I think it all depends on the how the teams are merged together, it could be very useful to have a database expert that reviews every modification to the database to ensure it’s done correctly. The problem with being a generalist is that you can’t be the expert in every development area. As a part of a startup, I need to be able to do pretty much everything, however as the team grows I can stop doing things I don’t like and that I’m not the best at and start focusing on my strengths.

There is a problem with over-specialization too, but a few expert here and there can be useful depending on the situation. A database expert would be crucial for a high-performance application, though a programmer should not have to wait for a modification to the database schema. I think it all comes down to how the hierarchy is done and who decides, the more equal people are, the better and faster the work is done.

Ville Laurikari January 2, 2010 at 21:25

Thanks Michel, I agree with your points. This reminds me of The Passionate Programmer by Chad Fowler. Fowler argues that you should be a generalist, and also that you be a specialist. A specialist knows a subject very deeply, but that doesn’t mean he should know nothing about everything else.

The chapters of a very similar older book (called “My Job Went to India”) by the same author are available online:

They are a good read.

Francisco January 17, 2010 at 21:46

An organization where everyone can do everything will likely be a great success or a great failure with little room for anything in between.

When many people can be changing different parts of a system communication and documentation become critical. In the example of a developer adding a column he/she could be breaking existing programs if the programs were counting on multiple tables having the same structure. Of course the ideal situation would be if programs were designed to not have such requirement, but much too often the requirement is there.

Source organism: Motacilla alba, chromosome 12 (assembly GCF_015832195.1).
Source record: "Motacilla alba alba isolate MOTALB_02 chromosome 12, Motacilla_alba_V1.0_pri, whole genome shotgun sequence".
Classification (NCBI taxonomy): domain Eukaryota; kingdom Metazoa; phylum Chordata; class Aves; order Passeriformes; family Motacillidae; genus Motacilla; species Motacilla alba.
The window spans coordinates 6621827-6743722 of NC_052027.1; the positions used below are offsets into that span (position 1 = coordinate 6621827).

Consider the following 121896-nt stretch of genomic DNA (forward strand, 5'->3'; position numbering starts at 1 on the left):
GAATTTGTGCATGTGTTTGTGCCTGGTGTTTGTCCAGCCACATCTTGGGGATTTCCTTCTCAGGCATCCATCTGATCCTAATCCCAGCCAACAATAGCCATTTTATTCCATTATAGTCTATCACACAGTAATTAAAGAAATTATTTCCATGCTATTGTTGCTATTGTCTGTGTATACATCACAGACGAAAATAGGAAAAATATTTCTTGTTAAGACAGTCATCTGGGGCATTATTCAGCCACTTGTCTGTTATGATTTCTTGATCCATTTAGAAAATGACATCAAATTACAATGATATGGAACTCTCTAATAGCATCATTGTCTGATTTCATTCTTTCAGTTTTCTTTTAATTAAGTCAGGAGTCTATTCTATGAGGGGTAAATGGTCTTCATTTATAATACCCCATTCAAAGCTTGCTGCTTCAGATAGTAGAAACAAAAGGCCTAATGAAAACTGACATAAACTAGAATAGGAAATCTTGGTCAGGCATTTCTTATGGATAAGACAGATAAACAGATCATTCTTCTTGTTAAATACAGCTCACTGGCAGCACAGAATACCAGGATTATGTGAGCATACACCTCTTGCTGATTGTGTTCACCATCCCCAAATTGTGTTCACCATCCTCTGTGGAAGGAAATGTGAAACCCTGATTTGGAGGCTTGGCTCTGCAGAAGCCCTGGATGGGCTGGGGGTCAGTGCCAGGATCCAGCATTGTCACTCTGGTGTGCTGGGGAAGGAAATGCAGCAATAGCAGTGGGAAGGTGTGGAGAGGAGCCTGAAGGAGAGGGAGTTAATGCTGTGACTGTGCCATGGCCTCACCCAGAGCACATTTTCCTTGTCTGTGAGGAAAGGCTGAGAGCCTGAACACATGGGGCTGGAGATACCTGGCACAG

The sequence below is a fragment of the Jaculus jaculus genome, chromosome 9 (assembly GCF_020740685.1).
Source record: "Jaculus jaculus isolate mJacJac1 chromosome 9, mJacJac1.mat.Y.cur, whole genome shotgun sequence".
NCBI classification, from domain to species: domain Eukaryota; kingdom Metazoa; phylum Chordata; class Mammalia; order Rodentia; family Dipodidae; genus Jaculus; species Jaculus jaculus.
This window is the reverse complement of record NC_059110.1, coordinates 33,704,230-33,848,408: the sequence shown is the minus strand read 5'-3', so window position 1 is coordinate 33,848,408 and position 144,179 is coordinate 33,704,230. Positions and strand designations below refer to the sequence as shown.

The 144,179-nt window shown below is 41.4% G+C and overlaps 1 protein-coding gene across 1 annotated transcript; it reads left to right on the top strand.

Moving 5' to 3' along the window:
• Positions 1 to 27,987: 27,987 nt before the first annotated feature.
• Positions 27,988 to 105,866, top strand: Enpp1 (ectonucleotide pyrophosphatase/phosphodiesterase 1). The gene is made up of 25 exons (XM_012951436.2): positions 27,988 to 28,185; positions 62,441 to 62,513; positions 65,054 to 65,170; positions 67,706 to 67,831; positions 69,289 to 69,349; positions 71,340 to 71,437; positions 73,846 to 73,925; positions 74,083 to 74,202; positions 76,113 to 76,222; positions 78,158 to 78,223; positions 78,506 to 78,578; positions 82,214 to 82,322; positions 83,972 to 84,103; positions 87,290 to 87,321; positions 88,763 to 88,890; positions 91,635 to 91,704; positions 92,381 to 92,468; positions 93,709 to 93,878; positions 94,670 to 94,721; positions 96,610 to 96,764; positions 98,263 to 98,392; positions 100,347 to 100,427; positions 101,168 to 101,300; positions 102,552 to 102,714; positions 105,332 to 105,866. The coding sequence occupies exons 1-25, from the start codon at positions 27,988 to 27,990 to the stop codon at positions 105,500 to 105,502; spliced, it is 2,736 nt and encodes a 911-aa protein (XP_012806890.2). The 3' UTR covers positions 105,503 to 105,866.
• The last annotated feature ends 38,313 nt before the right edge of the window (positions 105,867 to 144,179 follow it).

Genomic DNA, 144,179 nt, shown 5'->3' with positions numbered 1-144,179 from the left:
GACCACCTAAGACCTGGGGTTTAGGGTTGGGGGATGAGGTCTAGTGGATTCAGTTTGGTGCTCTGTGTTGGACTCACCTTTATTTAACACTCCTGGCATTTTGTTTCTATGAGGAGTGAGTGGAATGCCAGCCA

I think it is more important to have good communication than having the ability of all people in a team making changes all over the place without control or forethought.

As for tearing down “silos and replacing them with real teams” it is an oversimplification at best. If management had the right leadership those “silos” would have been the right teams for the right tasks to begin with.

I think the author of this blog entry has confused bureaucratic poorly organized structures with proper division of labor. There is absolutely nothing wrong with having a QA department just as there is nothing wrong with not having one. It is all about how a business structure is organized and the quality of the people in it.

Moreover, asking all people to do all the different areas of work does not allow room for looking the best place where people fit. You could have a developer that is absolutely great at creating at entire new system that is mostly bug free, but he is not good at testing. Should you hire a less competent developer that is better at testing, but far less capable at getting the bulk of a new system up and running?